The final days of junior year were what sent my world spinning. It was June 26, 2018, to be exact. The day was hot, but not sticky and uncomfortable. It would be a couple of days before I would receive my report card and could check my Regents scores. I had been relaxing at home when I got the news. A classmate of mine had been killed crossing the street right near our old stomping grounds. I quickly ran over to the spot while on the phone with a friend. The ground was bare and not many people were around, the only audible thing was the hum of slow-moving cars. I was in total disbelief and was ready to say the news wasn’t true, but soon other mourners began to come and pay their respects to the saturnine street corner. How could anyone kill a seventeen-year-old so violently? It didn’t click then, but as the following days progressed, the pieces began to fill in.
The driver was an octogenarian who she could barely see anything, let alone, what was on the road. In the Queen’s DA report, she had claimed she had not been able to see whether the light was green or red. This was no excuse for what had transpired. Not only were there speed cameras in place that should have deterred the woman from speeding, but the light had also been at a steady red for seconds. “This extremely sad and tragic case” could’ve easily been avoided had the driver made the decision to stop driving if she could barely see. The3 verdict was that the driver was to be discharged, granted she did not get arresting in a one year period. The “accident” not only shook up me and her fellow classmates, but also the community of Bayside, New York. Bayside was her hometown, so to honor her memory, the whole community came out to pay their respects at the candlelight vigil. My friends and I that had gone to school with her signed and promoted the petition to restrict elderly drivers licenses. After going through the shock of what had just happened, we realized that it really could’ve been one of us. With that horrifying and terrible thought in mind, we’ve all worked on supporting each other through this. We now know that we could go at any time, so we work towards being the people we have always wanted to be in every moment. Her death instigated us to stop being reliant on tomorrow, and that if we wanted to bring about the change we wanted in our community and lives, we’d have to act as soon as possible.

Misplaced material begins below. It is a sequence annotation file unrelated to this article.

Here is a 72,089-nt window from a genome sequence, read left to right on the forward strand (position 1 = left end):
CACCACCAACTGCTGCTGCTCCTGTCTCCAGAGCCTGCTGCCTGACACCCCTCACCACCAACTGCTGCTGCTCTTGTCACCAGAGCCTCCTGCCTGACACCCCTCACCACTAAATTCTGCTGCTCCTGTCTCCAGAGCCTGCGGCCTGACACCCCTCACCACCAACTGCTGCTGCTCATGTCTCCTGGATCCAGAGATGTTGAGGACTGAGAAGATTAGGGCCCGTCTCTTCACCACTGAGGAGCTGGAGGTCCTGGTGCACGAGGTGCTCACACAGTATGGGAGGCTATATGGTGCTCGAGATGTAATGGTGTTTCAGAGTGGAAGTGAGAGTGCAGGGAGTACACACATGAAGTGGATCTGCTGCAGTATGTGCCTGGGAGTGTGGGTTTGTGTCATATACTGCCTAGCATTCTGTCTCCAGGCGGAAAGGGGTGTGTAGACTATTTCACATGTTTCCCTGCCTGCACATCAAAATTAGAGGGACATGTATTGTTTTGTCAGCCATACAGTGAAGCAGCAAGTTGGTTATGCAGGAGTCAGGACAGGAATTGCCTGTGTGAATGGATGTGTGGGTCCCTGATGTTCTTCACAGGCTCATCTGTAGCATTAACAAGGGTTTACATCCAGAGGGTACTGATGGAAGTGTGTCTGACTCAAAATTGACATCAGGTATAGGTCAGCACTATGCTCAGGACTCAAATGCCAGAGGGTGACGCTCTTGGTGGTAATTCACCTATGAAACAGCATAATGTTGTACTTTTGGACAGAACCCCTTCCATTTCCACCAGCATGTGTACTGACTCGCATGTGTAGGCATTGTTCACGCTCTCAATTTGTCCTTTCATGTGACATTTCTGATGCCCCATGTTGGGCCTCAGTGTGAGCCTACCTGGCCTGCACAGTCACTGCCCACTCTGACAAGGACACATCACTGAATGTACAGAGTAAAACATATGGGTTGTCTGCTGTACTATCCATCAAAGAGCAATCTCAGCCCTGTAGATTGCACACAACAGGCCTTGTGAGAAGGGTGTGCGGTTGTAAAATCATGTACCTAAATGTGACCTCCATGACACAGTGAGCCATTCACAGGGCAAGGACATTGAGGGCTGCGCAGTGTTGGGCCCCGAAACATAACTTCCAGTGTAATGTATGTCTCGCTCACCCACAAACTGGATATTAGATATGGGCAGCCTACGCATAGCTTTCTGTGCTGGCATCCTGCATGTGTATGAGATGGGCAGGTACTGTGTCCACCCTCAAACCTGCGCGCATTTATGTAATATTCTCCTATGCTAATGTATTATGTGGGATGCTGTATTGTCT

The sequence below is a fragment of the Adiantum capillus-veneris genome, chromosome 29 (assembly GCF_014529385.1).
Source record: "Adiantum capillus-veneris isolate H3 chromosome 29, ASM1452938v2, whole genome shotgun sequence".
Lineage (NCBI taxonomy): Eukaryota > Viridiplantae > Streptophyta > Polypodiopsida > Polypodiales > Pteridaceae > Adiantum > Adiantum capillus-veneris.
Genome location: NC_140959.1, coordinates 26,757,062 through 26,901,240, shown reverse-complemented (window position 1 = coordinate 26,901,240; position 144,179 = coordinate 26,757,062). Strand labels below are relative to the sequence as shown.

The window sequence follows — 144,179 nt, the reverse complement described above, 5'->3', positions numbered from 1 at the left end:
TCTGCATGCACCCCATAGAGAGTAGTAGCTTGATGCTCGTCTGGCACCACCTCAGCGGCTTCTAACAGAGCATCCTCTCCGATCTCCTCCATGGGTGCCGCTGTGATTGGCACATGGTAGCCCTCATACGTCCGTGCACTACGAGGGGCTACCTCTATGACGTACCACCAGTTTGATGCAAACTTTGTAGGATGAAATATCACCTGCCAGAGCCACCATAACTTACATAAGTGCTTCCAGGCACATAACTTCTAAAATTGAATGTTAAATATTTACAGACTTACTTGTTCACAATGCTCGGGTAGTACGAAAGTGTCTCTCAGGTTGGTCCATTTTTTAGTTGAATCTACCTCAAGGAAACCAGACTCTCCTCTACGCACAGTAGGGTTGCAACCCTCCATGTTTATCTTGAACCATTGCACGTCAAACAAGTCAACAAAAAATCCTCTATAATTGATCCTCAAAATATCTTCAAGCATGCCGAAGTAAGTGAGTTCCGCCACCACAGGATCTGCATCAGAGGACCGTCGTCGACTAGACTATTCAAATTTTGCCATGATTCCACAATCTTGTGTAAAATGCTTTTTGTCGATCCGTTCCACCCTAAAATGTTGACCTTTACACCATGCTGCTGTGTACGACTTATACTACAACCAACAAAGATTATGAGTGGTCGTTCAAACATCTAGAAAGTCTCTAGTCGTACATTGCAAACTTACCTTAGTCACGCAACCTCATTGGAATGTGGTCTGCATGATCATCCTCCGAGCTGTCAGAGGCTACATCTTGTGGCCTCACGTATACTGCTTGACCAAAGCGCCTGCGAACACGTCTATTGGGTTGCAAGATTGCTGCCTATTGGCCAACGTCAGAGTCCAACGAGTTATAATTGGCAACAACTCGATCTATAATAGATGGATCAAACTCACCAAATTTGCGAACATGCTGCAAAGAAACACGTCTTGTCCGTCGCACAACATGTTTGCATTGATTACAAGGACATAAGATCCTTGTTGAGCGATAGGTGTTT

After analyzing everything about Maddie, from my earliest memory of her to how she went, I changed my personality. Despite us not being close friends, I had always admired her. She was patient, empathetic but also was fierce when she needed to be. She wasn’t afraid to call someone out if they were being rude or hateful. Besides being unafraid, she was one of the most encouraging people I’ve ever met. The last thing she said to me was when I become famous, give her a call. She had always said my art was museum quality and that’d it would be big. Although I am no longer pursuing art, I have definitely taken up her motto of encouraging others with their passions rather than discouraging them. Her words meant the world to me, and if they can impact someone else just as much, I think we’d be in a better place right now as a society.